Amid the Pandemic, Many Seniors are Struggling with Crippling Anxiety
During a rare trip outside of her home to pick up prescriptions, Anita V. spotted a homeless man at a red light. As the 82-year-old grandmother rolled down her window to pass along a few spare dollars to him, she didn’t think twice about the kind gesture. After all, she was no stranger to helping others. But as soon as she returned home from the pharmacy, a pang of fear coursed through her body.
“Could I have gotten the coronavirus from him?” she wondered.
Although she had not been wearing her mask, Anita made sure she didn’t touch the man during the 30 second-encounter, nor had she rolled down her window for more than a few inches to hand him money. The chances of her contracting the virus from him — if he had it — were low, but still the worry plagued her.
She decided to keep the incident to herself, but the worry ate away at her. Her sleep suffered, she lost much of her appetite, and ignored phone calls from family and friends. She began going to bed before sundown each night, only to wake up by 3 a.m., riddled with anxiety.
After a week, she confided in her youngest daughter that she’d slipped the man some money and told her about the worry that followed. She later told her husband about the incident, and despite a normal temperature reading and lack of symptoms, she suggested they both be tested. He told her he felt fine and didn’t need testing.
She tried to get tested at a pharmacy but learned they were not offering a test. She then inquired about getting tested in her doctor’s office, and was told they were offering tests only to those with symptoms or who’d been exposed to someone with the virus.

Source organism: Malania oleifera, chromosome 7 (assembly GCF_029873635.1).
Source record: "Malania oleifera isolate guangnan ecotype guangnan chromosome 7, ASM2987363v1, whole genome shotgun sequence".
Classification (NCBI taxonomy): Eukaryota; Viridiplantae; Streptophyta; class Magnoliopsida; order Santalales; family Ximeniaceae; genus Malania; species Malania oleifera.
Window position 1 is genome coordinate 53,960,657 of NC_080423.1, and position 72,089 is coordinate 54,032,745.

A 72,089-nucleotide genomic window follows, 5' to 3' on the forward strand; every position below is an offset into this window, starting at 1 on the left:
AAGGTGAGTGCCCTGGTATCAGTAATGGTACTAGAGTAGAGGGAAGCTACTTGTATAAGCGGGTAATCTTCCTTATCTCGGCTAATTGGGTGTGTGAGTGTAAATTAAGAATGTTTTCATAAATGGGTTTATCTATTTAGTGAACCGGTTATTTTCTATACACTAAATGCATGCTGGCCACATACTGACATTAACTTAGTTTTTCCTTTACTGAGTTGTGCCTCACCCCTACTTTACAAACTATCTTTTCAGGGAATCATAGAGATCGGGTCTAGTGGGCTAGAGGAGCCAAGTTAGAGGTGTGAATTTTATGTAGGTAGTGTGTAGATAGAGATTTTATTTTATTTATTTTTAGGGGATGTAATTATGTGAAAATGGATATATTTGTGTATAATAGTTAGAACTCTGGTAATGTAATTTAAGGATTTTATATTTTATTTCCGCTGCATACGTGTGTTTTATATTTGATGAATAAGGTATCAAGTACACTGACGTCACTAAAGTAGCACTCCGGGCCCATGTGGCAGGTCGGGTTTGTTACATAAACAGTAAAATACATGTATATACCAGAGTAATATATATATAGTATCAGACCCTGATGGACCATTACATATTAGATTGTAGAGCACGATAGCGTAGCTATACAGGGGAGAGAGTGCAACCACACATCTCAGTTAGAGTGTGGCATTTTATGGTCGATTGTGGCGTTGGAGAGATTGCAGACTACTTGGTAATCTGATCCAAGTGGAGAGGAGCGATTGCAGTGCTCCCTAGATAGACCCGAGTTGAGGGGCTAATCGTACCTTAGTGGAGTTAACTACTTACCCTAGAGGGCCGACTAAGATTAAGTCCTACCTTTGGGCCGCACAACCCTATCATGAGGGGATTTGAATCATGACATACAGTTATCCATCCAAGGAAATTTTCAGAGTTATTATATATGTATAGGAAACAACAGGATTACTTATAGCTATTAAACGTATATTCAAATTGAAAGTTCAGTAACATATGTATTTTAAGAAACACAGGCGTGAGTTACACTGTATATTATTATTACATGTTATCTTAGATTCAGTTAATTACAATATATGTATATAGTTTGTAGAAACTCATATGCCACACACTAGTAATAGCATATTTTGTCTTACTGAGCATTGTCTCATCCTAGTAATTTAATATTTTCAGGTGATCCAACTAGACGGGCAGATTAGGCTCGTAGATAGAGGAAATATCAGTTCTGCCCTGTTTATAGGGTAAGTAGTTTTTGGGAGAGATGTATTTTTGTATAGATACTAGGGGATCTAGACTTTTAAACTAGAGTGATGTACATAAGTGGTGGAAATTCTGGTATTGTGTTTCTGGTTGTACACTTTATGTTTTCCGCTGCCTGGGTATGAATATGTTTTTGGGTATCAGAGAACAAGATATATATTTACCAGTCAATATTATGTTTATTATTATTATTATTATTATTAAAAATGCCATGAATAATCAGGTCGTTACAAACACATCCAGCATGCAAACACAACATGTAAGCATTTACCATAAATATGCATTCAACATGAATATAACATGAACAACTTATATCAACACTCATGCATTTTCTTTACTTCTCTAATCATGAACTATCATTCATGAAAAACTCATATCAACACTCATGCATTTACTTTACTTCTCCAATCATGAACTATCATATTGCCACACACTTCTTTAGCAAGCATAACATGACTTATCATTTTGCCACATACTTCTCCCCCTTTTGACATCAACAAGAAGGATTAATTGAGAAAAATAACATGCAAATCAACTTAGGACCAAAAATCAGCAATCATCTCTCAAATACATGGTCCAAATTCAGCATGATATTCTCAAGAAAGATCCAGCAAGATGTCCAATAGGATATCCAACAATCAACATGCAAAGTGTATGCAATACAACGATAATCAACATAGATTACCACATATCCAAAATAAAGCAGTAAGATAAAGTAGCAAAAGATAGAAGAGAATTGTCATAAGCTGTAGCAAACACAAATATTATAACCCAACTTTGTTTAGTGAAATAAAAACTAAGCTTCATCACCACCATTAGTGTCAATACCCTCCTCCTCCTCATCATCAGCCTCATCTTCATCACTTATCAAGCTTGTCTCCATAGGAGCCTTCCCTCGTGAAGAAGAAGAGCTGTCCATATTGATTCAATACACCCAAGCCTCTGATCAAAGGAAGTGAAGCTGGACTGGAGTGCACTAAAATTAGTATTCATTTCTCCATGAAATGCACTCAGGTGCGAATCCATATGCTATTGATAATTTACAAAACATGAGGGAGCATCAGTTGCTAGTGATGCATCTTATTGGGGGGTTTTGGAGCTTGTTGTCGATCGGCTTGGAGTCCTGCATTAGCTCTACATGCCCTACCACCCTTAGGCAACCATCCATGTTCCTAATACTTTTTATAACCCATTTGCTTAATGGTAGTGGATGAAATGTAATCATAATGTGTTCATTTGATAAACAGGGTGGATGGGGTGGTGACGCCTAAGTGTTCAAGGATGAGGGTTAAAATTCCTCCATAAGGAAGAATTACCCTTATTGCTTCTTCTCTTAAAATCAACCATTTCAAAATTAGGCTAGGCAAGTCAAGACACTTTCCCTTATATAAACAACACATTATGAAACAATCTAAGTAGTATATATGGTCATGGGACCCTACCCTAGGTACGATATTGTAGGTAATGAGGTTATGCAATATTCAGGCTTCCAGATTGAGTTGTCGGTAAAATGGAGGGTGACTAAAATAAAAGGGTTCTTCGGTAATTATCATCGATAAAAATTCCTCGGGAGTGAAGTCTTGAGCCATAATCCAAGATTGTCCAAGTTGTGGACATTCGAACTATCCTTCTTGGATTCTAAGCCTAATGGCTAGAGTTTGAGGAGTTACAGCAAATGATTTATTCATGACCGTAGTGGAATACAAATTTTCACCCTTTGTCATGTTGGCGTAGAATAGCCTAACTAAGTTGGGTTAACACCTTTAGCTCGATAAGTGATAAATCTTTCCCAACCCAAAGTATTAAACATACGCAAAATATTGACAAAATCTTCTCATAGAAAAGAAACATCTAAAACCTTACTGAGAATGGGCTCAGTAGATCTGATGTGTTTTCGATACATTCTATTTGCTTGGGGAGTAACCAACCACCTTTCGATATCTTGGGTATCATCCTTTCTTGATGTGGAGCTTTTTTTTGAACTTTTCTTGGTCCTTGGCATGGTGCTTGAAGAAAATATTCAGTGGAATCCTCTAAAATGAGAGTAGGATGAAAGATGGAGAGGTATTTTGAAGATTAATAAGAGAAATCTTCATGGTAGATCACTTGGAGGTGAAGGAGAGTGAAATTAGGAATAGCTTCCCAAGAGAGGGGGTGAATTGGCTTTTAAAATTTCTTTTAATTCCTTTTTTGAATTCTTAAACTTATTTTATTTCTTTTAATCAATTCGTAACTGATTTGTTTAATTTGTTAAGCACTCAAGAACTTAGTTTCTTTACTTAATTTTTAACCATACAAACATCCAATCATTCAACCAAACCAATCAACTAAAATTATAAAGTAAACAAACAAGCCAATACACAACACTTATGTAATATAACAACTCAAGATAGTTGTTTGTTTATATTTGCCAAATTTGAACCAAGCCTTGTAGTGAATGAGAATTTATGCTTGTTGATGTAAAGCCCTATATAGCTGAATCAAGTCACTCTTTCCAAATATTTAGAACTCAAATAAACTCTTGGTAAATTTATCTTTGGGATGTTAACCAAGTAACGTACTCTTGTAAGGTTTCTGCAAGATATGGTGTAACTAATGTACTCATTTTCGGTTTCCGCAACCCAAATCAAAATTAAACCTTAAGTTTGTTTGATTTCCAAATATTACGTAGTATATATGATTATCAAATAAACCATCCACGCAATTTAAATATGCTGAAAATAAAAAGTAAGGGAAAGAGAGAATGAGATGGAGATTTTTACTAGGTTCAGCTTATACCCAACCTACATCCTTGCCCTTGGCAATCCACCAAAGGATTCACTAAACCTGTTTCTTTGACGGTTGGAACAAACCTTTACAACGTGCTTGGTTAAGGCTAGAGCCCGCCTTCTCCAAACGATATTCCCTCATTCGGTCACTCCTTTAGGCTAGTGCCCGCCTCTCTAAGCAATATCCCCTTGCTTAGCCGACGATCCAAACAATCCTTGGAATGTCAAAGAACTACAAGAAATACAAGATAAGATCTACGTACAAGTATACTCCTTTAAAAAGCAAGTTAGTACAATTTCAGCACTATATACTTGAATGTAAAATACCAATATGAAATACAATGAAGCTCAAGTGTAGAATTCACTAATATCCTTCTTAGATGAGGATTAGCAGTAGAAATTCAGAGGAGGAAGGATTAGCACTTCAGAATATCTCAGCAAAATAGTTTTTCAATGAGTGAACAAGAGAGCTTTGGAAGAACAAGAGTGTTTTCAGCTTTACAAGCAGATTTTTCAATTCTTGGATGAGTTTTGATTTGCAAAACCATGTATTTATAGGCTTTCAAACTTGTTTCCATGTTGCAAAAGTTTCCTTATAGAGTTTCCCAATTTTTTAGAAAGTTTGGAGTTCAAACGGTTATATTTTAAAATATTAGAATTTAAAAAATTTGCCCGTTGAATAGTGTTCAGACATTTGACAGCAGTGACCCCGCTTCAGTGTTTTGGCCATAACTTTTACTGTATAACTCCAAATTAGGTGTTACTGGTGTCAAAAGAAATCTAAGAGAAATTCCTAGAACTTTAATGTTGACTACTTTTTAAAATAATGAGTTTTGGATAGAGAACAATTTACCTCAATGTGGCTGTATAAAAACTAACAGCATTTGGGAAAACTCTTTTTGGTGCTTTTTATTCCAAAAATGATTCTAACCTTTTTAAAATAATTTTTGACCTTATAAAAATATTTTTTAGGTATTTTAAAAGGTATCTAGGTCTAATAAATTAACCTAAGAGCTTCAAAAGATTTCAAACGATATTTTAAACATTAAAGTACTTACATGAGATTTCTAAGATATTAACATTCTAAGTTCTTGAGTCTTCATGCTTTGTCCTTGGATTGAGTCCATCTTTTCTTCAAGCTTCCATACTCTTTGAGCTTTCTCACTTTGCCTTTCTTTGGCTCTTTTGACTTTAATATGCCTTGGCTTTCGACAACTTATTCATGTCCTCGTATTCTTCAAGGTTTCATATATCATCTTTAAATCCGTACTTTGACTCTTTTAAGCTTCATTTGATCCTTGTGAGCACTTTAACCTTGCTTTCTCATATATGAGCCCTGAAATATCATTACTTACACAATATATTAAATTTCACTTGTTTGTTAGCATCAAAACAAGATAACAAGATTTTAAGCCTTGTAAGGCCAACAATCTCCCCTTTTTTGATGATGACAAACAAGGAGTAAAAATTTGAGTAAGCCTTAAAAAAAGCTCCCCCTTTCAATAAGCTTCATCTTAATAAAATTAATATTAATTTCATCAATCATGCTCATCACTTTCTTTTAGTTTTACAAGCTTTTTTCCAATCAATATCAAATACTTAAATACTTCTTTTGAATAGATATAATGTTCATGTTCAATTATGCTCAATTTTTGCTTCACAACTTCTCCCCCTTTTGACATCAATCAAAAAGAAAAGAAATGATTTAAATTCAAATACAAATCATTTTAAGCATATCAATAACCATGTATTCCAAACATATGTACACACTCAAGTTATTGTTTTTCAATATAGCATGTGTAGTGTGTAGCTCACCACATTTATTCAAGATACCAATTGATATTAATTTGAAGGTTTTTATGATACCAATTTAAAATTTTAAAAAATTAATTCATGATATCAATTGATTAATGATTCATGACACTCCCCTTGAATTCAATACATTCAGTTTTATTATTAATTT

For weeks, the fear, guilt and worry consumed her, despite her physicians and family members’ assurance she was not ill — if she had been exposed to the virus, she would have symptoms. Regardless, she was convinced she’d been infected.
But soon the pandemic did hit close to home for Anita. Her brother-in-law passed away from complications of the virus, and she began to spiral emotionally, landing in the emergency department. One negative coronavirus test and a full lab work-up later, she was sent home with an antibiotic for a small bladder infection and a sense of relief. After spending more than a month racked with anxiety, she could finally relax.
Anita’s story is one of many similar experiences of seniors who are experiencing mounting anxiety associated with COVID-19. While those with a high risk for developing complications related to COVID-19 can never be too cautious, older Americans may be most vulnerable to emotional suffering brought on by the pandemic.
Understanding the Fear
Dustin Webb, a licensed clinical social worker and administrator at Texas Health Behavioral Health in Dallas, says Anita’s experience is a prime example of how the elderly, a population that is already prone to more anxiety, is coping with what he calls the “invisible threat” of COVID-19.
Mortality is certainly something that’s already there in the minds of our older population. I think that a lot of people assume that somehow that means that they accept it or are okay with it. That’s a false assumption.
“Anita’s story is one you see frequently with people, especially in the geriatric population where health is concerned,” Webb says. “In general, anxiety is the result of our mind responding to perceived danger. Our brains kick in to work through how to protect ourselves from that danger. When you aren’t able to get quick closure, you end up stuck in a cycle of anxiety that is not only difficult to get out of, it gets progressively worse.”